Paul DIRAC

Family tree of Paul DIRAC

Physicist

EnglishBorn Paul Adrien Maurice DIRAC

English theoretical physicist

Born on August 08, 1902 in Bristol, England , United Kingdom

Died on October 20, 1984 in Tallahassee, Florida, USA

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Paul Adrien Maurice Dirac was born at his parents' home in Bristol, England, on 8 August 1902, and grew up in the Bishopston area of the city. His father, Charles Adrien Ladislas Dirac, was an immigrant from Saint-Maurice in the Canton of Valais, Switzerland, who worked in Bristol as a French teacher. His mother, Florence Hannah Dirac, née Holten, the daughter of a ship's captain, was born in Cornwall, and worked as a librarian at the Bristol Central Library. Paul had a younger sister, Béatrice Isabelle Marguerite, known as Betty, and an older brother, Reginald Charles Félix, known as Felix, who committed suicide in March 1925. Dirac later recalled: "My parents were terribly distressed. I didn't know they cared so much. /.../ I never knew that parents were supposed to care for their children, but from then on I knew."



Charles and the children were officially Swiss nationals until they became naturalised on 22 October 1919. Dirac's father was strict and authoritarian, although he disapproved of corporal punishment. Dirac had a strained relationship with his father, so much so that after his death, he wrote, "I feel much freer now, and I am my own man." Charles forced his children to speak to him only in French, in order that they learn the language. When Dirac found that he could not express what he wanted to say in French, he chose to remain silent.

...   Paul Adrien Maurice Dirac was born at his parents' home in Bristol, England, on 8 August 1902, and grew up in the Bishopston area of the city. His father, Charles Adrien Ladislas Dirac, was an immigrant from Saint-Maurice in the Canton of Valais, Switzerland, who worked in Bristol as a French teacher. His mother, Florence Hannah Dirac, née Holten, the daughter of a ship's captain, was born in Cornwall, and worked as a librarian at the Bristol Central Library. Paul had a younger sister, Béatrice Isabelle Marguerite, known as Betty, and an older brother, Reginald Charles Félix, known as Felix, who committed suicide in March 1925. Dirac later recalled: "My parents were terribly distressed. I didn't know they cared so much. /.../ I never knew that parents were supposed to care for their children, but from then on I knew."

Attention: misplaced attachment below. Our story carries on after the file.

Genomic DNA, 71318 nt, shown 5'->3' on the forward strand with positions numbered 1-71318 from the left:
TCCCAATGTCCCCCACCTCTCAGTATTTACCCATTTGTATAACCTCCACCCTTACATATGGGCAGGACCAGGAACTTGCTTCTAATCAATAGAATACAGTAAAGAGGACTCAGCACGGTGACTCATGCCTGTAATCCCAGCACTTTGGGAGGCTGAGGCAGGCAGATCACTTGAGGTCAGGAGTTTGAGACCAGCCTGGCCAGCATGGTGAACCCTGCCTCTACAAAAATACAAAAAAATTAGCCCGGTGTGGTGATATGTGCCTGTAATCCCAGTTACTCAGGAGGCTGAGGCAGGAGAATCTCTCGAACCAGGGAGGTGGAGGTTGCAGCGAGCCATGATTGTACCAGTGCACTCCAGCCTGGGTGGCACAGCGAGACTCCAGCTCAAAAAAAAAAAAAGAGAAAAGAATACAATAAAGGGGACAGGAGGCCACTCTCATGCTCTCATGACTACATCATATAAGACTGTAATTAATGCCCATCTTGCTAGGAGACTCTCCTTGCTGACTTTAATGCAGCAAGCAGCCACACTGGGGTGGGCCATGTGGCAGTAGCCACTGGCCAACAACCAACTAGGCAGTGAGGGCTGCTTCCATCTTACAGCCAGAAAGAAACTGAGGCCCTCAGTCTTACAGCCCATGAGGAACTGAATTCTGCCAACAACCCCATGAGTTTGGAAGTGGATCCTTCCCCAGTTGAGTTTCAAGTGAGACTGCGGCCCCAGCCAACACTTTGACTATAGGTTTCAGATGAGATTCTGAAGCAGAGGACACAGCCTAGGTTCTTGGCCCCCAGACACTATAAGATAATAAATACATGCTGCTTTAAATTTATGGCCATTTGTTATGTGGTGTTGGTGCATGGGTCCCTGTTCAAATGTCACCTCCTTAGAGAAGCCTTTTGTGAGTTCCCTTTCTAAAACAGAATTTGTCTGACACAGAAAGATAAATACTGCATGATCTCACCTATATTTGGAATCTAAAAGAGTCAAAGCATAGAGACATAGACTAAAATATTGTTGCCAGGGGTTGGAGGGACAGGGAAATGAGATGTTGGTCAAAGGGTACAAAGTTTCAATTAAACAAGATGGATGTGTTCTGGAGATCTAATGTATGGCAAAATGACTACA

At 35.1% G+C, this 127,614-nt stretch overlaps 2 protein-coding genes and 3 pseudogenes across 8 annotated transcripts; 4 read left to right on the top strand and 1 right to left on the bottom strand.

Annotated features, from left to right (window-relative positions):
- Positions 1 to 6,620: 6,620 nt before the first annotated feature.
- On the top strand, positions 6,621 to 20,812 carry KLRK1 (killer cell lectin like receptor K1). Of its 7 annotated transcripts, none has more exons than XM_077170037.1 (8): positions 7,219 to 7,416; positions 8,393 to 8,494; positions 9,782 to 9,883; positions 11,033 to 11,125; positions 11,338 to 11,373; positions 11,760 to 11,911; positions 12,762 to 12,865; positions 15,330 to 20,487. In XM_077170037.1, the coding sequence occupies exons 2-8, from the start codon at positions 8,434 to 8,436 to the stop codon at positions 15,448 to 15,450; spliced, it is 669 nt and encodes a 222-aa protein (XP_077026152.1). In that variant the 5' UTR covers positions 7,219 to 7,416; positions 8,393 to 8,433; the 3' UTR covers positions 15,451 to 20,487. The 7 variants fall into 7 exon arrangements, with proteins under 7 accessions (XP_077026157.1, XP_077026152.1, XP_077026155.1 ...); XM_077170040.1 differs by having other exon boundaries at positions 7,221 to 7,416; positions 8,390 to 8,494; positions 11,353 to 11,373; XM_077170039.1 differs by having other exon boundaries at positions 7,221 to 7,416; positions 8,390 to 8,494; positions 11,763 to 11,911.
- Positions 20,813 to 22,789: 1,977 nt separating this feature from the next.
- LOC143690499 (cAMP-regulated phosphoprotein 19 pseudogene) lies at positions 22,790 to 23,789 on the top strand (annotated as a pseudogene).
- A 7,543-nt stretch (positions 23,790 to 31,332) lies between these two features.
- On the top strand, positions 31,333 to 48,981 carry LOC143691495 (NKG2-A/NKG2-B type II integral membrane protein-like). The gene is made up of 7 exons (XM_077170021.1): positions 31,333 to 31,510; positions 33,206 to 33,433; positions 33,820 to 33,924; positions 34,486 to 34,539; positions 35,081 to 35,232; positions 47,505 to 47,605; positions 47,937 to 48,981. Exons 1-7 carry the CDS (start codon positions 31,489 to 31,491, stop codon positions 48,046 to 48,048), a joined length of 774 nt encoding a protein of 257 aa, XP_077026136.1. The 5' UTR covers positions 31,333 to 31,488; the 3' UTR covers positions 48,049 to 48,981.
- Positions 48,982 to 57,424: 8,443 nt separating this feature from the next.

Charles and the children were officially Swiss nationals until they became naturalised on 22 October 1919. Dirac's father was strict and authoritarian, although he disapproved of corporal punishment. Dirac had a strained relationship with his father, so much so that after his death, he wrote, "I feel much freer now, and I am my own man." Charles forced his children to speak to him only in French, in order that they learn the language. When Dirac found that he could not express what he wanted to say in French, he chose to remain silent.



Dirac was educated first at Bishop Road Primary School and then at the all-boys Merchant Venturers' Technical College (later Cotham School), where his father was a French teacher. The school was an institution attached to the University of Bristol, which shared grounds and staff. It emphasised technical subjects like bricklaying, shoemaking and metal work, and modern languages. This was an unusual arrangement at a time when secondary education in Britain was still dedicated largely to the classics, and something for which Dirac would later express gratitude.



Dirac studied electrical engineering on a City of Bristol University Scholarship at the University of Bristol's engineering faculty, which was co-located with the Merchant Venturers' Technical College. Shortly before he completed his degree in 1921, he sat the entrance examination for St John's College, Cambridge. He passed, and was awarded a £70 scholarship, but this fell short of the amount of money required to live and study at Cambridge. Despite graduating with a first class honours bachelor of science degree in engineering, the economic climate of the post-war depression was such that he was unable to find work as an engineer. Instead he took up an offer to study for a bachelor of arts degree in mathematics at the University of Bristol free of charge. He was permitted to skip the first year of the course owing to his engineering degree.



In 1923, Dirac graduated, once again with first class honours, and received a £140 scholarship from the Department of Scientific and Industrial Research. Along with his £70 scholarship from St John's College, this was enough to live at Cambridge. There, Dirac pursued his interests in the theory of general relativity, an interest he gained earlier as a student in Bristol, and in the nascent field of quantum physics, under the supervision of Ralph Fowler.



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Geographical origins

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